According to 23 percent of survey respondents, large real estate franchise networks will see the greatest gain in market share by 2020. The second biggest share, 21 percent, thought small, independent regional brokerage companies with several offices would see the biggest gain.
"The larger brokerages will morph into training institutions that cater to brand new agents who need the big brand to cover for the lack of experience. There will always be a need for new agent training and the big brokerages will fill that need," said Vicki Lloyd, a Realtor at The Real Estate Professionals in South Orange County, Calif.
Large brokerage companies with company-owned offices nearly tied with small, independent single-office brokerages for the third spot, with 15.8 percent of respondents choosing the former, and 15.4 percent choosing the latter.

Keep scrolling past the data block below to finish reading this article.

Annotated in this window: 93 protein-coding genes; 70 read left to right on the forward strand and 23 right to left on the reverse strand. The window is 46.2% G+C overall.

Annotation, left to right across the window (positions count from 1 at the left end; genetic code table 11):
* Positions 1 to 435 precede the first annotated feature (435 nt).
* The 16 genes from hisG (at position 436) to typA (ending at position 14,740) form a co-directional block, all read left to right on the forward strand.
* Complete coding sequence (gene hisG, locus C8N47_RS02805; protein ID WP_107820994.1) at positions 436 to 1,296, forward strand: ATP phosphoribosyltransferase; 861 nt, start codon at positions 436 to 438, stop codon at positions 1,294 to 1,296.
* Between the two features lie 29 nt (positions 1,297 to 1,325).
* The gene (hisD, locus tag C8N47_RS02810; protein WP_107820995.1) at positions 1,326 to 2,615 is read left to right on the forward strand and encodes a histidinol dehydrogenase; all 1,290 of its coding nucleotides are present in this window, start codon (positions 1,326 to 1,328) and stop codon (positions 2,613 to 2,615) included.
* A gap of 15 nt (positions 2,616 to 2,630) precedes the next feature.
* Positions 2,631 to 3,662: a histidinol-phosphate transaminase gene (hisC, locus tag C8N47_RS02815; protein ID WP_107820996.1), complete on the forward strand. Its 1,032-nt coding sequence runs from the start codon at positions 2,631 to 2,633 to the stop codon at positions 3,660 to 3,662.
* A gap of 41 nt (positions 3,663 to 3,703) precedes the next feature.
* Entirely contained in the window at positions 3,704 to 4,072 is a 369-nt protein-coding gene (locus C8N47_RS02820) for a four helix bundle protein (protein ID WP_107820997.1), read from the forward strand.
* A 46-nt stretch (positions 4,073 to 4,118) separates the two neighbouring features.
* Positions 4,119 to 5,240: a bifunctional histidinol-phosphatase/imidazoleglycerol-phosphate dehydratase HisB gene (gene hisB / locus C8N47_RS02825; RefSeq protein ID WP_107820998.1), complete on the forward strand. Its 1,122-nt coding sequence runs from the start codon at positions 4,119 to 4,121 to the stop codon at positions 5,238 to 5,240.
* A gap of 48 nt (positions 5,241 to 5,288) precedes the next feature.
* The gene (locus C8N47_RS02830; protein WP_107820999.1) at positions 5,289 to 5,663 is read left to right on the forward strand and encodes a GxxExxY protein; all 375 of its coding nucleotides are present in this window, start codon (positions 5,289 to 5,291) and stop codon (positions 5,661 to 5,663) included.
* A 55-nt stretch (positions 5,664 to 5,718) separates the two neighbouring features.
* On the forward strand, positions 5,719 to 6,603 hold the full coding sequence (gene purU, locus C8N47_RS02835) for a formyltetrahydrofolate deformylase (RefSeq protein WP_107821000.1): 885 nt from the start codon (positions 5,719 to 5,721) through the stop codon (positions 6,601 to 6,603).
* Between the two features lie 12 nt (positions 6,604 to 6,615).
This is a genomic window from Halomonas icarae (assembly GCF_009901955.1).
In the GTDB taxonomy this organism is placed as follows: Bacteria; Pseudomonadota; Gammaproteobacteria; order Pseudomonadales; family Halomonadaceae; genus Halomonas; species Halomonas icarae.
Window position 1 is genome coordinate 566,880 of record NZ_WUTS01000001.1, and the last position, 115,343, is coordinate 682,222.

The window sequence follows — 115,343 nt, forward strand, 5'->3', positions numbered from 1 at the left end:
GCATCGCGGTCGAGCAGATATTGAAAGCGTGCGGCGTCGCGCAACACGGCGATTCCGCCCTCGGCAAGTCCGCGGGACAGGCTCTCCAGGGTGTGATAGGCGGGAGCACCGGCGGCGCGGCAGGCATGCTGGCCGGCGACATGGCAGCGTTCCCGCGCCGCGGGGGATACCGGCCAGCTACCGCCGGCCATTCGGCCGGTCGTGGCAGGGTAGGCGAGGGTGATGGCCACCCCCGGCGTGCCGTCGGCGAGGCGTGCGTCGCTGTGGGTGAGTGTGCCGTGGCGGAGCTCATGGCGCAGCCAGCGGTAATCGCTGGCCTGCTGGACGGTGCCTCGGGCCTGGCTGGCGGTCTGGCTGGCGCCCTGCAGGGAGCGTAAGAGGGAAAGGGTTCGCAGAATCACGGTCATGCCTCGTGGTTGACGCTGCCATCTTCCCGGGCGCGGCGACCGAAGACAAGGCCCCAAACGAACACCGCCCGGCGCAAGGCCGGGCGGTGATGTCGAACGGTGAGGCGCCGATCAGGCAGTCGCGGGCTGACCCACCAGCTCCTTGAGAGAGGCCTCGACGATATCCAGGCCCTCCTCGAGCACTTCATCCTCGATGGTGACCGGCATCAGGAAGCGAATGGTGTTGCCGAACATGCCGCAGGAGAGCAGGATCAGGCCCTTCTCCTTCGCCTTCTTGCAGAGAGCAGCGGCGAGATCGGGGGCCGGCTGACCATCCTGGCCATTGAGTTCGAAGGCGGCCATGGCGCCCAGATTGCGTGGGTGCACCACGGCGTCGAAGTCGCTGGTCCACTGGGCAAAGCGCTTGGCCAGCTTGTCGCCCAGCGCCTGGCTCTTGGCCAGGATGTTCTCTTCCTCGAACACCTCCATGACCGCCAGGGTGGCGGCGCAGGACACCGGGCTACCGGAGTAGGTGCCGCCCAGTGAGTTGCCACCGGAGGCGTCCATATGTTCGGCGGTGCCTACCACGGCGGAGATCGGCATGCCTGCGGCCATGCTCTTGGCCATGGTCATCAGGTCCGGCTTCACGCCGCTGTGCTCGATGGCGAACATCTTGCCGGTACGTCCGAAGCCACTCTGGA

"In effect, agents aren’t going to want to pay higher broker splits AND franchise fees to their brokerage. And with the rise of virtual offices, blogging and the democratizing power of the Internet, smaller brokerages are often able to keep up or even overtake the big franchises in technology and even visibility," Bailey said.
Over half of respondents expected the U.S. homeownership rate (the proportion of households that are owner-occupied, according to the U.S. Census Bureau) to fall from its 67.4 percent rate in 2009.
A little more than a fifth, 22.1 percent, expected the rate to fall below 60 percent, while 34.3 percent predicted the rate would go up to 70 percent or higher. The rest, 43.6 percent, expected a rate of 60 to 69 percent in 2020.
These calculations are based on 475 responses. Another 11 responses were not included for lack of specificity. Of those, three said the rate would rise, while the rest said it would go down.
"I just lived through an era of the greatest economic expansion in history and the second most catastrophic financial crisis in history. We are also looking at a huge population shift along with a culture change in values," Wilson said.
"During the economic expansion, I heard phrases from the federal government that homeownership was for everyone. Now, the page has turned. It is clearly not for everyone."